First Drive

2016 Fiat Tipo 1.6 Multijet II review

Fiat’s new Tipo is a more affordable alternative to cars such as the Ford Focus and Vauxhall Astra. We try the 1.6 diesel on the demanding roads of North Wales

Words ByWhat Car? team

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Unlike style-led Fiat models, such as the 500 family and the new 124 Spider, the Tipo puts being sensible first. Even though its starting price is just below Β£13,000, that still buys a spacious five-door hatchback with a decent level of standard equipment.

Even a top-specification estate version with a diesel engine and automatic gearbox costs less than Β£20,000. With the likes of the Ford Focus and Vauxhall Astra often coming in way over this figure, the Tipo looks like a bit of a bargain.

Not only is it cheap to buy, but if you pick the 1.6-litre diesel engine it also promises competitive running costs. Official figures put CO2 emissions at 98g/km, while official fuel consumption is an impressive 76.3mpg with the six-speed manual gearbox. It all sounds promising enough, but how does it perform in the real world?

What is the 2016 Fiat Tipo 1.6 Multijet II like to drive?

With 118bhp and a 0-62mph time of 9.8sec, the Tipo isn’t what you’d call fast. Still, this is a flexible engine that feels more potent than the numbers suggest. There’s plenty of pull from low down in the rev range, although you do get vibrations through the controls if you ask too much of it below 1400rpm.

For the most part it remains refined; at cruising speeds the engine settles down to a distant hum and it isn’t too noisy when accelerating. It only becomes coarse at the very top of the rev-range, which is an area you don’t often need to explore.

However, if you associate Fiats with being fun to drive along a twisting road, you may be a little disappointed. Although the steering is well weighted and fairly quick, you don’t get much feedback from the front tyres through corners. There isn’t a lot of body roll in the bends, but the Tipo doesn’t feel as agile as a Focus or even an Astra. At speed, the Tipo deals with larger road imperfections in an adept fashion, but around town the suspension feels too harsh. The Fiat hatch lags behind class leaders, such as the (admittedly more expensive) Volkswagen Golf for ride comfort.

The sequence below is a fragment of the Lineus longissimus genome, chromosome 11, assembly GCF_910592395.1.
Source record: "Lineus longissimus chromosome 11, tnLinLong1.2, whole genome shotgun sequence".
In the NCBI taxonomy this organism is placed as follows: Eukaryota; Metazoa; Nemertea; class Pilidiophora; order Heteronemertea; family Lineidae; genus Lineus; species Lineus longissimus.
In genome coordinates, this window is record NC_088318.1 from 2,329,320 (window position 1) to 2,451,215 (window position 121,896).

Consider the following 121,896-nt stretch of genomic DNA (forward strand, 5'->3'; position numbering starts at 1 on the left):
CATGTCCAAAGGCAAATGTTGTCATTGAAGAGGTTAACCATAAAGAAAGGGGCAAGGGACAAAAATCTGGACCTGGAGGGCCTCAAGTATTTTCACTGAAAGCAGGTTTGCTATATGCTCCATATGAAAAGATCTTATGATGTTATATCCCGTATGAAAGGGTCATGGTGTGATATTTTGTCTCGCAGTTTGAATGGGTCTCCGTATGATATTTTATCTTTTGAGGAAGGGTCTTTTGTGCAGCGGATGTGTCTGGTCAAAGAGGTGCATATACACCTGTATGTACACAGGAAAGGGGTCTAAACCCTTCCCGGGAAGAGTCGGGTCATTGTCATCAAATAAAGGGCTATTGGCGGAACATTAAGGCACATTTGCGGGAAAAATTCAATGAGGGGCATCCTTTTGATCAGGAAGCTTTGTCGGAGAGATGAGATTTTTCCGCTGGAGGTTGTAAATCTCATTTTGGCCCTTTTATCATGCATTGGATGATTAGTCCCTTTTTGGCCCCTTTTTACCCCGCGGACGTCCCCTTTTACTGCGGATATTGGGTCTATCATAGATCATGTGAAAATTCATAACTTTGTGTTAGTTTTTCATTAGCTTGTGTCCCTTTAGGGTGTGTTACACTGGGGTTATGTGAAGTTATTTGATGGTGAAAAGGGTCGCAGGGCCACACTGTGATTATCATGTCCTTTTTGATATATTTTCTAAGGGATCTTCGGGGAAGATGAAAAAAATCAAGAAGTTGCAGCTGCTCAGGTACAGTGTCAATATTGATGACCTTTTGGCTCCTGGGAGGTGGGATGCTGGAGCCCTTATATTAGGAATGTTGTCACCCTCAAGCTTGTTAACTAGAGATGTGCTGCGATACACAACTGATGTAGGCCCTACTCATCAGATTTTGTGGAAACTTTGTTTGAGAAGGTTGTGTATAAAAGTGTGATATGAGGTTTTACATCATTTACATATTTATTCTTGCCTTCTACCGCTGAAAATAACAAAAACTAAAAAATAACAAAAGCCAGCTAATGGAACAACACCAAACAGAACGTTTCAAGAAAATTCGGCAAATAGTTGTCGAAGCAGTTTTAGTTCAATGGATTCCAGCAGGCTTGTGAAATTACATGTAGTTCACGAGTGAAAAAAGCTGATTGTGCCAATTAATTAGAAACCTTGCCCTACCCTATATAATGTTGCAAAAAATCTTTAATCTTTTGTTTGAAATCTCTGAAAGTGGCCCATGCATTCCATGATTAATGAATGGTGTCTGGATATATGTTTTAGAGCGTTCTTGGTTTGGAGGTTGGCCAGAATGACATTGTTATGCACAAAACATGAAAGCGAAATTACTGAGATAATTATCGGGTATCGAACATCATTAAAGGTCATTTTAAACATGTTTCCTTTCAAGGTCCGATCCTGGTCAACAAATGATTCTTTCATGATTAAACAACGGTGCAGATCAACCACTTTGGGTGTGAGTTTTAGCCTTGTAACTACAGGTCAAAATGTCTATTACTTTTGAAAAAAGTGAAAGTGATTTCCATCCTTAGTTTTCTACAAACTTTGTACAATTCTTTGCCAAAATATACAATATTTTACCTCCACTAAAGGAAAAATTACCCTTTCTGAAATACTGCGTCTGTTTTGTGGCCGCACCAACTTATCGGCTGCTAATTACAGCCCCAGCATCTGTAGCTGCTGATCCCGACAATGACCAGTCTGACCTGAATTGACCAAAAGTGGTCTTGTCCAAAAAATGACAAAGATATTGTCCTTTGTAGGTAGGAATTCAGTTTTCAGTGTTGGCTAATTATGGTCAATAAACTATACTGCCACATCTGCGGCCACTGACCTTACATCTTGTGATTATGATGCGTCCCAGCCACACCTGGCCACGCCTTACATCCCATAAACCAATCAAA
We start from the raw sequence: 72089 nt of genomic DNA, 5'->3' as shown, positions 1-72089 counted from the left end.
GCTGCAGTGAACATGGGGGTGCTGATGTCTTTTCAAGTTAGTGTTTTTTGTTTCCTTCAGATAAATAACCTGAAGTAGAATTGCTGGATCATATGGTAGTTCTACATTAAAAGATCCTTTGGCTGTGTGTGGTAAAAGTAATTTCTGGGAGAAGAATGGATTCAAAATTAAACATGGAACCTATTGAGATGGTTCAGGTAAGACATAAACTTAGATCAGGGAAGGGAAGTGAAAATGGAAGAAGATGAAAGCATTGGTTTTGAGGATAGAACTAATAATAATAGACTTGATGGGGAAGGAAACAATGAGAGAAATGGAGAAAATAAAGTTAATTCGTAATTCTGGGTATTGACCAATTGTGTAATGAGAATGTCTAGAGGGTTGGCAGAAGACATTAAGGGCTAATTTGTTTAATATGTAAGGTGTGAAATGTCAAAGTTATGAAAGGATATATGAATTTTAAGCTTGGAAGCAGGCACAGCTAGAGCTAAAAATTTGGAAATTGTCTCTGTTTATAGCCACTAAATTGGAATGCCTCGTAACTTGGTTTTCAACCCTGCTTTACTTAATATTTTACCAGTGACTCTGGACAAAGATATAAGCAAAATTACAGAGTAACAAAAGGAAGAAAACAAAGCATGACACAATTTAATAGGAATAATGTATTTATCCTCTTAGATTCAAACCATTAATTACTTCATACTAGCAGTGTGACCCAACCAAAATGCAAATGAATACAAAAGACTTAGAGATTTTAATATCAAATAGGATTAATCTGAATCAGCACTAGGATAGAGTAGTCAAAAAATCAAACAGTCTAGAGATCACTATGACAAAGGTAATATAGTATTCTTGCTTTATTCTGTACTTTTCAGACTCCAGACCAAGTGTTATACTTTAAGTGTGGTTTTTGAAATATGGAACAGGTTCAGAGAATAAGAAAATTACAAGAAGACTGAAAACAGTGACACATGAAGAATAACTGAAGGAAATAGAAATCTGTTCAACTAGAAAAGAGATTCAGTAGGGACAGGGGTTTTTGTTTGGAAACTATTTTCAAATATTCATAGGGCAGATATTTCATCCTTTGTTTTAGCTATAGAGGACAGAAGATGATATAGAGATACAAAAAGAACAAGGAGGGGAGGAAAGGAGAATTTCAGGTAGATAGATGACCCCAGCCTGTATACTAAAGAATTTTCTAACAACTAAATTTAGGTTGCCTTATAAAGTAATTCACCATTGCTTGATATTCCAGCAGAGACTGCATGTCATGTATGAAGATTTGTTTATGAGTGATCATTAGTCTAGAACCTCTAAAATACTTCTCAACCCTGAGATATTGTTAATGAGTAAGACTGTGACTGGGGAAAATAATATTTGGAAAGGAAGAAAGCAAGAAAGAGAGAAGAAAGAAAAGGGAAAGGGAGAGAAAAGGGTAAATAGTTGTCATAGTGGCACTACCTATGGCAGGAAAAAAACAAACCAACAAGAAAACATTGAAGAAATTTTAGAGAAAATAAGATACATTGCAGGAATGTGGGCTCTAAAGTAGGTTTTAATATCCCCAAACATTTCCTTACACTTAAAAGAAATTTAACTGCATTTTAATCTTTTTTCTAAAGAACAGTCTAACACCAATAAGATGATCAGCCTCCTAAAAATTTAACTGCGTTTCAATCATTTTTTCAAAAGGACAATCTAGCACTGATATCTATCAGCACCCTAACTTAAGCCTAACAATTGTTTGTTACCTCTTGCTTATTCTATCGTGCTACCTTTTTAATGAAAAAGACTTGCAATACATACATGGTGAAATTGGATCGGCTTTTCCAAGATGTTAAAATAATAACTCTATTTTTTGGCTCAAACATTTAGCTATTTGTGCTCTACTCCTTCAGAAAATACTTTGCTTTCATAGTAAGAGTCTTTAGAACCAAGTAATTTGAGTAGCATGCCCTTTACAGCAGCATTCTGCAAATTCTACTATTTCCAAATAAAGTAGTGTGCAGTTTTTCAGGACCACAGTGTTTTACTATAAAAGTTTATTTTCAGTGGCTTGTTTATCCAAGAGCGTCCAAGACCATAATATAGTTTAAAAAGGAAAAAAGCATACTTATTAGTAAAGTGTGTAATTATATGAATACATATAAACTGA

What is the 2016 Fiat Tipo 1.6 Multijet II like inside?

The interior of the Tipo is impressively roomy. Those up front will have plenty of space regardless of height, while there’s lots of adjustment on the front seats to allow both driver and passenger to get comfortable. Even if that driver is over six feet tall, a similar-sized adult will still fit behind them.

Rear leg room is impressive for this class of car, too, and there’s a good amount of room underneath the front seats for feet. Head room isn’t quite as good, but you’d have to be pretty lofty for your head to touch the rooflining.

Equally impressive is the boot, which manages to beat that of the Golf by a considerable margin and comes as standard with an adjustable floor. With the floor set to the higher of its two positions there’s little in the way of a load lip and the seats fold to reveal a near-flat space.

Looking around, you’ll notice a large expanse of soft-touch plastic on the top of the dash but hard plastic almost everywhere else. To be fair, the hard stuff is nicely textured and par for the course on a car of this price.

Our test car came with the top level of infotainment system. Its 5.0in Uconnect HD Live screen is rather small, but it's mounted high on the dash making it easy to read on the move. The sat-nav is easy to follow and it’s simple to connect a phone via Bluetooth. However, some of the menu icons are small and there can be a delay when selecting a function.

Should I buy one?

If you’re the kind of person who buys a car with your head rather than your heart, the Tipo is most definitely worth a closer look. You get a lot of space and equipment for the money and a car that feels much more modern than those from some budget brands.

While the diesel’s low running costs may be attractive, bear in mind that they carry a significant price premium over the petrol models. If you’re doing few miles, a petrol version may be a better bet. We’d also suggest that if you value driving thrills and acres of squishy plastics and can stretch your budget a bit, you’d be better off with a Focus or Astra.

Alan Taylor-Jones and Neil Winn


What Car? says...

Rated 3 out of 5


Rivals

Vauxhall Astra

Ford Focus


Fiat Tipo Lounge 1.6 Multijet II

Engine size 1.6-litre diesel

Price from Β£17,995

Power 118bhp

Torque 236lb ft

0-62mph 9.8sec

Top speed 124mph

Fuel economy 76.3mpg

CO2/tax band 98g/km, 19%